PDBsum entry 2afm

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Transferase PDB id
Protein chain
323 a.a. *
SO4 ×2
_ZN ×2
Waters ×602
* Residue conservation analysis
PDB id:
Name: Transferase
Title: Crystal structure of human glutaminyl cyclase at ph 6.5
Structure: Glutaminyl-peptide cyclotransferase. Chain: a, b. Fragment: residues 33-361. Synonym: qc, glutaminyl-tRNA cyclotransferase, glutaminyl c engineered: yes
Source: Homo sapiens. Human. Organism_taxid: 9606. Gene: qpct. Expressed in: escherichia coli. Expression_system_taxid: 469008.
Biol. unit: Hexamer (from PQS)
1.66Å     R-factor:   0.182     R-free:   0.204
Authors: K.F.Huang,Y.L.Liu,W.J.Cheng,T.P.Ko,A.H.J.Wang
Key ref:
K.F.Huang et al. (2005). Crystal structures of human glutaminyl cyclase, an enzyme responsible for protein N-terminal pyroglutamate formation. Proc Natl Acad Sci U S A, 102, 13117-13122. PubMed id: 16135565 DOI: 10.1073/pnas.0504184102
26-Jul-05     Release date:   23-Aug-05    
Go to PROCHECK summary

Protein chains
Pfam   ArchSchema ?
Q16769  (QPCT_HUMAN) -  Glutaminyl-peptide cyclotransferase
361 a.a.
323 a.a.
Key:    PfamA domain  PfamB domain  Secondary structure  CATH domain

 Enzyme reactions 
   Enzyme class: E.C.  - Glutaminyl-peptide cyclotransferase.
[IntEnz]   [ExPASy]   [KEGG]   [BRENDA]
      Reaction: L-glutaminyl-peptide = 5-oxoprolyl-peptide + NH3
= 5-oxoprolyl-peptide
+ NH(3)
Molecule diagrams generated from .mol files obtained from the KEGG ftp site
 Gene Ontology (GO) functional annotation 
  GO annot!
  Cellular component     extracellular region   2 terms 
  Biological process     cellular protein modification process   2 terms 
  Biochemical function     transferase activity     5 terms  


    Added reference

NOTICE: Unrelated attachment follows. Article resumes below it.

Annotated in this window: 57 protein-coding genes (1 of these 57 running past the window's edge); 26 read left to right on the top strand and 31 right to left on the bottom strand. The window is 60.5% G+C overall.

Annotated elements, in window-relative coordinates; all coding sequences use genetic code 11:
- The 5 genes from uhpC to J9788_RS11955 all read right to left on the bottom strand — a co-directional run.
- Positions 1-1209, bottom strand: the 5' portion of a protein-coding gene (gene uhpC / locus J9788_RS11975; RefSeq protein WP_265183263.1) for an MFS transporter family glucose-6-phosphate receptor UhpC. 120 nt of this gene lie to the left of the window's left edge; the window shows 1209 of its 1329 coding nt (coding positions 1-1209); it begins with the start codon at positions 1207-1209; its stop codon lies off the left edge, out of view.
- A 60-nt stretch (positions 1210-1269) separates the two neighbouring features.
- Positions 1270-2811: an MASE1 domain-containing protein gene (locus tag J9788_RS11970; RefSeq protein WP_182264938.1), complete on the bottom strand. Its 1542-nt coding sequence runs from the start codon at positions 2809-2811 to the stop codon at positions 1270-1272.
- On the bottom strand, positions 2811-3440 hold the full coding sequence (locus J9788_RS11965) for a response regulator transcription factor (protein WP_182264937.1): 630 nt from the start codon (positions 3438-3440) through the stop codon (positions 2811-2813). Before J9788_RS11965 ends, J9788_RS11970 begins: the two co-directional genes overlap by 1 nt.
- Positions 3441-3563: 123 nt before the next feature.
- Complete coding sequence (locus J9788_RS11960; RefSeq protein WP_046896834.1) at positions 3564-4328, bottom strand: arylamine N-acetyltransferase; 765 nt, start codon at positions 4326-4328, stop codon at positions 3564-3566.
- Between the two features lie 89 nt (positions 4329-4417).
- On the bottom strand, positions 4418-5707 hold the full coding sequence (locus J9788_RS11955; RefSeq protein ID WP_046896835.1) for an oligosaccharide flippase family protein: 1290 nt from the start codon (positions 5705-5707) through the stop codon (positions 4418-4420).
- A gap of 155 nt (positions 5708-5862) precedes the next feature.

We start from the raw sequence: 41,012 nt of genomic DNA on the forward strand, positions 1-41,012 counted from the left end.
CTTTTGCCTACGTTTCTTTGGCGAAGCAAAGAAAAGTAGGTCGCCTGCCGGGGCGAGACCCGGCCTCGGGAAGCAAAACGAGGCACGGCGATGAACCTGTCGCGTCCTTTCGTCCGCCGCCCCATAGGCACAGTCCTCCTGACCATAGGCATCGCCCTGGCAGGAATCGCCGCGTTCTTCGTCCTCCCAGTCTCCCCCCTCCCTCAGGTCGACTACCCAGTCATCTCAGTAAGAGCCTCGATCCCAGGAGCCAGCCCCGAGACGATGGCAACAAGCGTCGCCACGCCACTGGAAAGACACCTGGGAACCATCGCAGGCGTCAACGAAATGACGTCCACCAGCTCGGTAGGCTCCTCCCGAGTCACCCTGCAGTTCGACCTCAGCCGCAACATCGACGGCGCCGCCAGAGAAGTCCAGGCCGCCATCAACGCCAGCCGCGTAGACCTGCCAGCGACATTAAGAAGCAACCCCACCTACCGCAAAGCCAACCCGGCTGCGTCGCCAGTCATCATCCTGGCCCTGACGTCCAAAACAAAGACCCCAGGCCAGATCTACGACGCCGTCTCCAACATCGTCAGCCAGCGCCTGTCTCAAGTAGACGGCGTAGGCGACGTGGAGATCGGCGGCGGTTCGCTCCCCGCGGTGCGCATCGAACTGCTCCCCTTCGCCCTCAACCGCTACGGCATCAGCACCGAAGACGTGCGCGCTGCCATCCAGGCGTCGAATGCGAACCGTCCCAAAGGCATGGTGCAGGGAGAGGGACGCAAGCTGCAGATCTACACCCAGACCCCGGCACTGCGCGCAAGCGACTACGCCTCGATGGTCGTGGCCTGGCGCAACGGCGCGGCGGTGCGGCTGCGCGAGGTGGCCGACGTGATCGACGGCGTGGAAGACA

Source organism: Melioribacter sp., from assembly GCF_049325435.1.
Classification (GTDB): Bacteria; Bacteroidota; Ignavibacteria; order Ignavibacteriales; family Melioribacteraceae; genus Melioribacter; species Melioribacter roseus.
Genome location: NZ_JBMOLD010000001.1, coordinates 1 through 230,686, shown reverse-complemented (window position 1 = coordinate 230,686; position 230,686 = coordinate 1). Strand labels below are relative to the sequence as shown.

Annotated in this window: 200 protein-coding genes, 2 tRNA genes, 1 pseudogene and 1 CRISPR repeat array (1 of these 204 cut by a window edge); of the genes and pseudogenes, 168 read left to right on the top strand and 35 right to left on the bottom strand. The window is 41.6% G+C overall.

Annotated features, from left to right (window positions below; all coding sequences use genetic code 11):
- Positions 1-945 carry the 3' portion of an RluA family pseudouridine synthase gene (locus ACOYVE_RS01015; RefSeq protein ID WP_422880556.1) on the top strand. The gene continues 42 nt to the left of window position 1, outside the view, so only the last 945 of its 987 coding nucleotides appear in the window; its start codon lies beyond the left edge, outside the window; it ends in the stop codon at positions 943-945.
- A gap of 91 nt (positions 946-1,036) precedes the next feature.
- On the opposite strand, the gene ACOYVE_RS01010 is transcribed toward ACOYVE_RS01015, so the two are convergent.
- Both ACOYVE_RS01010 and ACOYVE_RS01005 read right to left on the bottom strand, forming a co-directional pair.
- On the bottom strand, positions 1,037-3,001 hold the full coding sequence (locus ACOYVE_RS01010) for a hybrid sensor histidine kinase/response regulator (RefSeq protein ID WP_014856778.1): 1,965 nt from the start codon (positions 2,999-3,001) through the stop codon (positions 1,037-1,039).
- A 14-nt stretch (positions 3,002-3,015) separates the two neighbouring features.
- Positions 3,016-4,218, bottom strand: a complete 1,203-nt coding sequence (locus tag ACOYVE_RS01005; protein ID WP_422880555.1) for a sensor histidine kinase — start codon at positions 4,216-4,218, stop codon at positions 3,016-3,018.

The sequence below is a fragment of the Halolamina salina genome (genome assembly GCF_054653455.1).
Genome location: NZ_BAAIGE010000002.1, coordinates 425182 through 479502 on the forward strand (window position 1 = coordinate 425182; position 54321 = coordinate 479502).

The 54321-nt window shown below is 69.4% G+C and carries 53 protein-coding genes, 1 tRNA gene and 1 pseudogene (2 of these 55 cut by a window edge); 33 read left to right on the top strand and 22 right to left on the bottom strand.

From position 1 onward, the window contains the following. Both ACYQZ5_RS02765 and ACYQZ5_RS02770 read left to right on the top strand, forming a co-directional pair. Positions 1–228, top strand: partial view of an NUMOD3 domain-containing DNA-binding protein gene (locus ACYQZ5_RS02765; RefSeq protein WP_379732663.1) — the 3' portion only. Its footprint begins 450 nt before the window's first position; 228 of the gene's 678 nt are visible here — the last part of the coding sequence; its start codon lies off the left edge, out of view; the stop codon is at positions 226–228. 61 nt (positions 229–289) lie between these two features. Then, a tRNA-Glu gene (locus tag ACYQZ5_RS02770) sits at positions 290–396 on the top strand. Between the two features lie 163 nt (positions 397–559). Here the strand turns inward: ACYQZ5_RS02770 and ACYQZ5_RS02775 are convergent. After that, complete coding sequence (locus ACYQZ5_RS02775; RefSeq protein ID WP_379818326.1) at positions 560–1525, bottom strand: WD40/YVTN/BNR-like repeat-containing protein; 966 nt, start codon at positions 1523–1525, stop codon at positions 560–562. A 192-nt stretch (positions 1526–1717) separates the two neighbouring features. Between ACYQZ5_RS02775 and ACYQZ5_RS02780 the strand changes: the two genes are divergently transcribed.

DOI no: 10.1073/pnas.0504184102 Proc Natl Acad Sci U S A 102:13117-13122 (2005)
PubMed id: 16135565  
Crystal structures of human glutaminyl cyclase, an enzyme responsible for protein N-terminal pyroglutamate formation.
K.F.Huang, Y.L.Liu, W.J.Cheng, T.P.Ko, A.H.Wang.
N-terminal pyroglutamate (pGlu) formation from its glutaminyl (or glutamyl) precursor is required in the maturation of numerous bioactive peptides. The aberrant formation of pGlu may be related to several pathological processes, such as osteoporosis and amyloidotic diseases. This N-terminal cyclization reaction, once thought to proceed spontaneously, is greatly facilitated by the enzyme glutaminyl cyclase (QC). To probe this important but poorly understood modification, we present here the structure of human QC in free form and bound to a substrate and three imidazole-derived inhibitors. The structure reveals an alpha/beta scaffold akin to that of two-zinc exopeptidases but with several insertions and deletions, particularly in the active-site region. The relatively closed active site displays alternate conformations due to the different indole orientations of Trp-207, resulting in two substrate (glutamine t-butyl ester)-binding modes. The single zinc ion in the active site is coordinated to three conserved residues and one water molecule, which is replaced by an imidazole nitrogen upon binding of the inhibitors. Together with structural and kinetic analyses of several active-site-mutant enzymes, a catalysis mechanism of the formation of protein N-terminal pGlu is proposed. Our results provide a structural basis for the rational design of inhibitors against QC-associated disorders.
  Selected figure(s)  
Figure 1.